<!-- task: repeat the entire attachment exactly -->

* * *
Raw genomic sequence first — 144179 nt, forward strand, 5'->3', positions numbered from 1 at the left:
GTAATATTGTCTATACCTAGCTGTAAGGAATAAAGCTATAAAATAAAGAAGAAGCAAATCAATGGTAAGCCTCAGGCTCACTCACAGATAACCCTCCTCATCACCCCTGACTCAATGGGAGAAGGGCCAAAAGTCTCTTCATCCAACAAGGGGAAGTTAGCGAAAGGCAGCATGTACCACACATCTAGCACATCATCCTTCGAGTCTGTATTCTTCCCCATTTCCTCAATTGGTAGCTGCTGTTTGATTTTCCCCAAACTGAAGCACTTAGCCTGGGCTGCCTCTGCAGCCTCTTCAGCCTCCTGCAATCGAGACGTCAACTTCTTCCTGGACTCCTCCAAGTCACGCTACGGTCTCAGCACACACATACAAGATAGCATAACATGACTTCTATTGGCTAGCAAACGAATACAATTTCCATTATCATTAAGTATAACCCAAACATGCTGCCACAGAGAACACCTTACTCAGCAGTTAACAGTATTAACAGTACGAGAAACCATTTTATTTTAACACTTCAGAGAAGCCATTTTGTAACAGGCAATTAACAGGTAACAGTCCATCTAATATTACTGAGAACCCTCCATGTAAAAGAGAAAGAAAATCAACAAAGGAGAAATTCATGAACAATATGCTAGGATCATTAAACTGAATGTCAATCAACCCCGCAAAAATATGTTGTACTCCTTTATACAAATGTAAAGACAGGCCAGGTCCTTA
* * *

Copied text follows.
Raw genomic sequence first — 144179 nt, forward strand, 5'->3', positions numbered from 1 at the left:
GTAATATTGTCTATACCTAGCTGTAAGGAATAAAGCTATAAAATAAAGAAGAAGCAAATCAATGGTAAGCCTCAGGCTCACTCACAGATAACCCTCCTCATCACCCCTGACTCAATGGGAGAAGGGCCAAAAGTCTCTTCATCCAACAAGGGGAAGTTAGCGAAAGGCAGCATGTACCACACATCTAGCACATCATCCTTCGAGTCTGTATTCTTCCCCATTTCCTCAATTGGTAGCTGCTGTTTGATTTTCCCCAAACTGAAGCACTTAGCCTGGGCTGCCTCTGCAGCCTCTTCAGCCTCCTGCAATCGAGACGTCAACTTCTTCCTGGACTCCTCCAAGTCACGCTACGGTCTCAGCACACACATACAAGATAGCATAACATGACTTCTATTGGCTAGCAAACGAATACAATTTCCATTATCATTAAGTATAACCCAAACATGCTGCCACAGAGAACACCTTACTCAGCAGTTAACAGTATTAACAGTACGAGAAACCATTTTATTTTAACACTTCAGAGAAGCCATTTTGTAACAGGCAATTAACAGGTAACAGTCCATCTAATATTACTGAGAACCCTCCATGTAAAAGAGAAAGAAAATCAACAAAGGAGAAATTCATGAACAATATGCTAGGATCATTAAACTGAATGTCAATCAACCCCGCAAAAATATGTTGTACTCCTTTATACAAATGTAAAGACAGGCCAGGTCCTTA